Hello from Denmark.
I just happen to like turquoise, as well as corals and opals. Can’t say I’m a collector, I collect uranium-glass, but if a niece piece of vintage turqoise jewellery turns up when hunting at flea-markets and thrift-shops, I’ll probably buy it…
Most of the turquoise found here is Chinese or Tibetan, imported back in the 1960’s and 70’s when turquoise was hugely popular.
Occasionally, Persian and even American turquoise can be found.
I’ve attached some photos so you can see what can be found here…
Hello from Denmark.
Welcome to Turquoise People. Thanks for sharing the images it is always nice to see turquoise pictures.
Welcome! We love turquoise; glad that across the ocean you do also. I have a friend from Finland, and I have always been interested in the Scandinavian countries (I know you are not next to Finland but the whole area looks beautiful!).
Just curious, but what is uranium glass?
Addendum to this: I googled it. Very interesting!
Uranium glass is glass where the colour comes from adding Uranium oxide.
Most of it is from canary-yellow to green,
but it can also be blue, pink and other colours. “Burmese glass” ( an American invention)
is also uranium glass.
It is fluorescent under UV-light,
and slightly radioactive(!).
On a sunny day it also glows slightly.
The earliest known use of uranium to colour glass dates back to 79AD, a glass-mosaic in a Roman villa outside Naples, Italy, was found to have yellow glass-pieces containing
1% uranium oxide.
It is also known as “vaseline-glass”
and was very popular during The Depression,
in so-called “depression glass”.
It almost disappeared when the Manhattan Project started, because the US Government suddenly had a use for uranium.
It can still be found in modern art-glass, fex in glass from Murano, Venice, but like many other metals used to colour glass, uranium being a heavy metal, is rather toxic, besides being slightly radioactive, so modern workplace safety regulations limits the use.
Incidentally, you can also find uranium glass pieces that are Turquoise-blue, they are quite rare, so far I only have one piece,
the little vase with enamel-painted flowers to the right in the photos…
I ran into a guy in the basement of the antiques mall in town who was shining his flashlight on the depression-glass shelves.
“looking for mice?”
" lol-nope,check this out"
he did a small lecture(yeah,I like learning stuff) & also said the price went up about 15%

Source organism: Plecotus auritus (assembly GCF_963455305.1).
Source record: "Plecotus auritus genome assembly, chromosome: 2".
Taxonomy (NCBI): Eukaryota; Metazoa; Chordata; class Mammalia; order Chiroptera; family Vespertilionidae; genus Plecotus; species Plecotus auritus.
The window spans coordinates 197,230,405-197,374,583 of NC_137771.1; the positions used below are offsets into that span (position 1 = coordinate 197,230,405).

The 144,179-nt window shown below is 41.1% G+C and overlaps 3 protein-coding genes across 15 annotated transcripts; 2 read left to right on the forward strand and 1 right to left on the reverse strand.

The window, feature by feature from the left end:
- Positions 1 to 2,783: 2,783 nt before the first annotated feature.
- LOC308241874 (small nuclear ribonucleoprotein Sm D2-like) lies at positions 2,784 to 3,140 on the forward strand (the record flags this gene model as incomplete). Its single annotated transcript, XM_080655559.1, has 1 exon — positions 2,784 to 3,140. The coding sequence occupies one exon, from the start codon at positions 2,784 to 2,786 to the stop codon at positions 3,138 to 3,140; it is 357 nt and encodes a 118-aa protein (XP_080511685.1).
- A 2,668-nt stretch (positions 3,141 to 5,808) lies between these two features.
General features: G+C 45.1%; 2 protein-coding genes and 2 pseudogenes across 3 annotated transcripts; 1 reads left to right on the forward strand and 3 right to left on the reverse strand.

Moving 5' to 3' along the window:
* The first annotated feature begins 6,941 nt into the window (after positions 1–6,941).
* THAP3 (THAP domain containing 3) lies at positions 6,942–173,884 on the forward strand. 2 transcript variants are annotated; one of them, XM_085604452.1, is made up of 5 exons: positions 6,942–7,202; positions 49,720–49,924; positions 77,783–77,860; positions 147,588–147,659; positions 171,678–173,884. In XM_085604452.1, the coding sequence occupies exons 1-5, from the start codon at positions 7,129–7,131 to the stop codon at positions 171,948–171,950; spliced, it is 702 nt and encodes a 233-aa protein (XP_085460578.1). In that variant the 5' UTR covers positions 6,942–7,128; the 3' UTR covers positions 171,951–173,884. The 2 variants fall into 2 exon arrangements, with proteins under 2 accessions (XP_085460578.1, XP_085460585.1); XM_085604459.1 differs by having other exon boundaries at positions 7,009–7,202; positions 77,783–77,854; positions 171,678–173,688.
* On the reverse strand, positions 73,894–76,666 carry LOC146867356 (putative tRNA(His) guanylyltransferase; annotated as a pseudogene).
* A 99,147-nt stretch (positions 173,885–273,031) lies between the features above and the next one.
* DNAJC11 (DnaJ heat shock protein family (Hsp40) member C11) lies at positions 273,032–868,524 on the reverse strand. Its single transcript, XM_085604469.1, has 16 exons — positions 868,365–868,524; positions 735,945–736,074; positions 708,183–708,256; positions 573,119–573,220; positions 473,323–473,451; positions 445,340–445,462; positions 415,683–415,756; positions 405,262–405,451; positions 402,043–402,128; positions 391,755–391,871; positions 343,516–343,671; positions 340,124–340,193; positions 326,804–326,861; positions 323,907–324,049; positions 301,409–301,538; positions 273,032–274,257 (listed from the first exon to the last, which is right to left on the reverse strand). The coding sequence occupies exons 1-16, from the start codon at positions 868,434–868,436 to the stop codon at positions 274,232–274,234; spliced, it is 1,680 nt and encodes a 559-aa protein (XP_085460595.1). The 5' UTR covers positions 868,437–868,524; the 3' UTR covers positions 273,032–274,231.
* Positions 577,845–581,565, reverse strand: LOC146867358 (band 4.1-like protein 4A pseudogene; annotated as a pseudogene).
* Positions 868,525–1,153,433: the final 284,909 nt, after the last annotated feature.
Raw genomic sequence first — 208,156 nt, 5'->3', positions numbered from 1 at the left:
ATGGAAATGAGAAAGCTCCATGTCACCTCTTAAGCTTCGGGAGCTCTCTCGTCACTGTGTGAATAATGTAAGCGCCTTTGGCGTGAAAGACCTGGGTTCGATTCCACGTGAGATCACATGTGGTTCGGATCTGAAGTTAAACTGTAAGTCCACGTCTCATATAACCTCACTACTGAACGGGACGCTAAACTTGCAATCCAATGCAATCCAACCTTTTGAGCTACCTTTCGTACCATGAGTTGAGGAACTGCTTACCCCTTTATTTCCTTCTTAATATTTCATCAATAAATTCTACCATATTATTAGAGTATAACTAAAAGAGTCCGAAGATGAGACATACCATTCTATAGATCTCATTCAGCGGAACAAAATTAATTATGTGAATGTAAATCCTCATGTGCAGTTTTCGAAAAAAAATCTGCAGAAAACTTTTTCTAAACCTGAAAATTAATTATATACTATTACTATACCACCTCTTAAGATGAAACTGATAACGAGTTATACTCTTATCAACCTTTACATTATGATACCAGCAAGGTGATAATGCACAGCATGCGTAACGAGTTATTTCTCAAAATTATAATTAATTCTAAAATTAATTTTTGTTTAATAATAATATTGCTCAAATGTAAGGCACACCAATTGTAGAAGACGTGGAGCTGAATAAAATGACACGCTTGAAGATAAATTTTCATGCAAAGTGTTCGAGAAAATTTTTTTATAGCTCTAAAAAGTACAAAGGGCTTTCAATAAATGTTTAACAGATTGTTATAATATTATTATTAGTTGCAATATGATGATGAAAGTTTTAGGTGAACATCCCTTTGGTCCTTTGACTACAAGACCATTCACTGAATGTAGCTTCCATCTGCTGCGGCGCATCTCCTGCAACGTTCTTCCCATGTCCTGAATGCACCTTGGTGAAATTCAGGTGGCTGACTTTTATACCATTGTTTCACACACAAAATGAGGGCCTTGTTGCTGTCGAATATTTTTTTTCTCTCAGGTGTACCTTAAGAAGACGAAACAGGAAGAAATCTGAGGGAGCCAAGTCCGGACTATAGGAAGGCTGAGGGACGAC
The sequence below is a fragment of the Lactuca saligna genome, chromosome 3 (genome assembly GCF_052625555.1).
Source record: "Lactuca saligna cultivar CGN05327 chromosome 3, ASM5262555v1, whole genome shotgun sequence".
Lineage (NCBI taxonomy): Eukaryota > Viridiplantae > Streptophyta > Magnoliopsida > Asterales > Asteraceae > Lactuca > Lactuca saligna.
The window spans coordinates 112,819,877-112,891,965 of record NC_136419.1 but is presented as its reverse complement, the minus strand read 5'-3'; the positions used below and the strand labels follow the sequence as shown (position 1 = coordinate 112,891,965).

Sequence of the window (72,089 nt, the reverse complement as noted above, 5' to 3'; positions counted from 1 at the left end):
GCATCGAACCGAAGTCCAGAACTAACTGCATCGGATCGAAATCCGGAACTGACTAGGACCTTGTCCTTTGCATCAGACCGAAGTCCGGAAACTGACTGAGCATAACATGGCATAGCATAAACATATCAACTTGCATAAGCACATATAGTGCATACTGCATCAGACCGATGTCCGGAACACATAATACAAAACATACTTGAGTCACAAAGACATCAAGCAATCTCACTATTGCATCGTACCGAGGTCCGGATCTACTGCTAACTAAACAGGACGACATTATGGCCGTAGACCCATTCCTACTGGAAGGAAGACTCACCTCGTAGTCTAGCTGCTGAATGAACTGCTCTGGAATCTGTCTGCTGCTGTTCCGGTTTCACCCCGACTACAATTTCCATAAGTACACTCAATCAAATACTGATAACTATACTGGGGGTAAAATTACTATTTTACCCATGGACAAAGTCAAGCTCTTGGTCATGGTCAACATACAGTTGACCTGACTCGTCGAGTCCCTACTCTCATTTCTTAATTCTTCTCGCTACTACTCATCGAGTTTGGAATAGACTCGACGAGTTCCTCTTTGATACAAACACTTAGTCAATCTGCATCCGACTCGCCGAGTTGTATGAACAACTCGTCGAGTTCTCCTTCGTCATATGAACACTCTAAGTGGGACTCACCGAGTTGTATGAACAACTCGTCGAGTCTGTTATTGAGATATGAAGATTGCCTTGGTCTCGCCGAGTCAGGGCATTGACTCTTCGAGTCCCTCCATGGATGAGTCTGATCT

oh,btw…diamonds can do that,too. price goes down the same percentage.
Wow, amazing! Thank you for the info, fascinating. I’d never heard of it. I found some information online, but you explained it better.
I do the same, a UV-lamp with 365nm wavelength, actually a bit to low for uranium because some glass with lead will fluoresce enough to confuse you a bit.
I started to put pretty much everything under the blacklight and noticed that some diamonds
(approx. 30% of them) are fluorescent.
A faint fluorescence can actually improve the perceived colour of a diamond,
and you can save 15-18%.
A blacklight is also great for seeing repairs.
Rubies look amazing under a blacklight,
as does Tugtupit. Opals also fluoresce.
A blacklight is also very good for identifying,
and even finding, Amber, or “Freyas Tears” as it is called in Nordic Mythology.
We Danes love amber and here it is found along the sea-shore, not mined, or the fishermen catch the huge pieces in their nets.
Unlike Polish and/or “Russian/Baltic” amber,
Danish amber is rarely heat-treated,
we prefer to just shape and polish it, keeping it close to it’s natural state.
wow,I just got a “pro” level loupe that has UV & LED light! hadn’t considered that aspect-gonna be more fun than I’d thought.
Love Czech glass jewelry and amber as well. I have a couple of Russian amber necklaces but now I will have too look for untreated Danish Amber.
What i wouldnt give for a piece of Persian Turquoise! Love the white Coral. I have a few vintage pieces from the 70’s but have never seen a strand like you have, really nice!! Im going to make a necklace using my white Coral and some Turquoise. Problem is Coral is dense and heavy, then you add some stones…and well im not wearing it swimming. Lol. Welcome, nice to meet you, I’m Kimberly
Their is some really nice Amber coming out of Columbia now.